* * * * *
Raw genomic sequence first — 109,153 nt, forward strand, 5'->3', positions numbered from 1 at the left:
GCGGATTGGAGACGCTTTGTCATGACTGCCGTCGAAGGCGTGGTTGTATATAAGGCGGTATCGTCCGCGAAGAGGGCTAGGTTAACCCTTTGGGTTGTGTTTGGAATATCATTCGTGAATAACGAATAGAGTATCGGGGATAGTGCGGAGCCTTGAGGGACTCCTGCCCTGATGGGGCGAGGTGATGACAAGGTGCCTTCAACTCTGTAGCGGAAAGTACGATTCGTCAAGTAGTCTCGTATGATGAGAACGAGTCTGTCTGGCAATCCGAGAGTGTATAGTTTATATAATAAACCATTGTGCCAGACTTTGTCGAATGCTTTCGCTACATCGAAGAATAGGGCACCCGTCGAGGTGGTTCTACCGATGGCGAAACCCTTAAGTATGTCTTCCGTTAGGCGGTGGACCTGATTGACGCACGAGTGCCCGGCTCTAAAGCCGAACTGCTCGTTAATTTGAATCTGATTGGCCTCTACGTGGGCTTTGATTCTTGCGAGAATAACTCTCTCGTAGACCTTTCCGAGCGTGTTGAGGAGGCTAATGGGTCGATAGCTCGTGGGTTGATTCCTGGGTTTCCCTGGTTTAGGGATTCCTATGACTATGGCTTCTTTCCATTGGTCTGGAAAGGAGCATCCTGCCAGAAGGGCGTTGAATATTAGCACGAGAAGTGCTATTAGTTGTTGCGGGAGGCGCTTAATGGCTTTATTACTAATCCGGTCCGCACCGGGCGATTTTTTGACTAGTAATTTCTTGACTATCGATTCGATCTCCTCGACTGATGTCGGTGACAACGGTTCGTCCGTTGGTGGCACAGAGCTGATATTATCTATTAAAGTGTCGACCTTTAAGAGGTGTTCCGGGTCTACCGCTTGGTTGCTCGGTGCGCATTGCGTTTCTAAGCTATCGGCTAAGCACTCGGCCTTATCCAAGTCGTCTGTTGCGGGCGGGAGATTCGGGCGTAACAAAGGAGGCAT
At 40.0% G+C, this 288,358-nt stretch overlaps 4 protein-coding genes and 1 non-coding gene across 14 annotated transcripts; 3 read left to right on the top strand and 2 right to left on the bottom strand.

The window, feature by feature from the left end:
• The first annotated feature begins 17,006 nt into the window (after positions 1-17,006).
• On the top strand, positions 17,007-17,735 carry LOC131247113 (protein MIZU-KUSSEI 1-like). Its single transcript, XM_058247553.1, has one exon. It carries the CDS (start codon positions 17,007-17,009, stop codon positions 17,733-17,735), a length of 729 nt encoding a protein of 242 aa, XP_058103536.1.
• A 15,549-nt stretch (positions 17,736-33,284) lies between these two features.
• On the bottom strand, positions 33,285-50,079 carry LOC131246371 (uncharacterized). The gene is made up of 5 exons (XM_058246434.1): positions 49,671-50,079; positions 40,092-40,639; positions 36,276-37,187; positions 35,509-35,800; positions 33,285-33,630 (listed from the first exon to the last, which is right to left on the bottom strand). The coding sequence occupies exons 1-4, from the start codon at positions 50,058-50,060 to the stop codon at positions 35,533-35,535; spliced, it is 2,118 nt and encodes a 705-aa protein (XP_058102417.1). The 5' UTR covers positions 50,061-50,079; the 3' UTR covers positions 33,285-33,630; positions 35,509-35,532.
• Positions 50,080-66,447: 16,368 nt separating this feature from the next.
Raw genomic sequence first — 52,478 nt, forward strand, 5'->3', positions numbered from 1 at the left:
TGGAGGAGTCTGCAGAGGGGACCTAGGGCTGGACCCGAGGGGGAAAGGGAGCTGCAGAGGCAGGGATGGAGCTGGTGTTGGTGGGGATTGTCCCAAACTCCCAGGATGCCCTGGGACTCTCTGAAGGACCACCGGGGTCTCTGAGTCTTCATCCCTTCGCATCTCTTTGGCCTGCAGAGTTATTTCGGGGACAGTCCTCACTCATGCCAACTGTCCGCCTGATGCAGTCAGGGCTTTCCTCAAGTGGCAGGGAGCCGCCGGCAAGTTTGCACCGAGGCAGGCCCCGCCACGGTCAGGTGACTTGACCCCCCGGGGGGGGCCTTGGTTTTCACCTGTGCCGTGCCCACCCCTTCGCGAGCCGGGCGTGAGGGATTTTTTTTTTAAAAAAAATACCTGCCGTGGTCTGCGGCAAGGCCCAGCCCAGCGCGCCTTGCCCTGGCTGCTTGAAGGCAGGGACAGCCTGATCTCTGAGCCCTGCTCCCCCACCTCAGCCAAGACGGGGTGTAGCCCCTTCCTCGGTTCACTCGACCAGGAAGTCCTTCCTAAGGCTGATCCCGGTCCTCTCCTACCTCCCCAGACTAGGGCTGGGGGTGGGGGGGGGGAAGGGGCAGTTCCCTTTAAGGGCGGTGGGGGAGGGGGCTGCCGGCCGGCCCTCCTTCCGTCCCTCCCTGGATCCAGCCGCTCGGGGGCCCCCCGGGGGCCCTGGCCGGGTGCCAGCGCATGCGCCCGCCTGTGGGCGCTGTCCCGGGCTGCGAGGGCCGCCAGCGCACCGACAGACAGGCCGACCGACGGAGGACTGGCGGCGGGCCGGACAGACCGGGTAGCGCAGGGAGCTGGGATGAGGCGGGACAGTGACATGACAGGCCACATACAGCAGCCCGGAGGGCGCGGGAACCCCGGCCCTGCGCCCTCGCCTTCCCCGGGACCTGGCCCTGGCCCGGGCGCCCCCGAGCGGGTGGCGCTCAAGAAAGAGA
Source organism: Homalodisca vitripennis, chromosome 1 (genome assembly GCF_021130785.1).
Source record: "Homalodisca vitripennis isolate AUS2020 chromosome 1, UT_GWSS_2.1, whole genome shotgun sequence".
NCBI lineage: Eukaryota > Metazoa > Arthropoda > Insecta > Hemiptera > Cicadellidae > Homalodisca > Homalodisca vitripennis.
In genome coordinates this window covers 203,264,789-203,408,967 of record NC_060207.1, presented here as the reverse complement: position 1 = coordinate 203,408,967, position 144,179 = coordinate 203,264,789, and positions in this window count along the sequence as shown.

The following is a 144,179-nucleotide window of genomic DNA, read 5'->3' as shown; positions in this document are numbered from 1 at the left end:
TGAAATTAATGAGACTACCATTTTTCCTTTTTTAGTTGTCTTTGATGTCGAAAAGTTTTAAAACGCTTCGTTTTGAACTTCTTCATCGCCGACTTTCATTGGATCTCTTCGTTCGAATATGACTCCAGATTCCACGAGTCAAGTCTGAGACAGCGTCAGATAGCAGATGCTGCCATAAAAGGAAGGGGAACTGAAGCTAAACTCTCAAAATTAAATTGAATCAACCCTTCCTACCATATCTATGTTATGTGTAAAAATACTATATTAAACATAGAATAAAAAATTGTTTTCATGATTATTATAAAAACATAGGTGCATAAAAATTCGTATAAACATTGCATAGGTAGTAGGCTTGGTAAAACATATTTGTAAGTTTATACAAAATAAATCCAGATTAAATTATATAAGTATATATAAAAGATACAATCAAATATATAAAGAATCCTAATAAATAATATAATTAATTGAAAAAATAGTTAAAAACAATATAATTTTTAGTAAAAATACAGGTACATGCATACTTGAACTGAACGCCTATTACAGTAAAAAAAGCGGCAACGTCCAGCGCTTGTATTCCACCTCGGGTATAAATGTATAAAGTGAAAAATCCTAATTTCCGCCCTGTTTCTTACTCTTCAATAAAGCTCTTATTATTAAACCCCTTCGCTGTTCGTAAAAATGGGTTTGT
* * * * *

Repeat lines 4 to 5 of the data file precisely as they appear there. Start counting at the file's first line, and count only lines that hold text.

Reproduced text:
The window, feature by feature from the left end:
• The first annotated feature begins 17,006 nt into the window (after positions 1-17,006).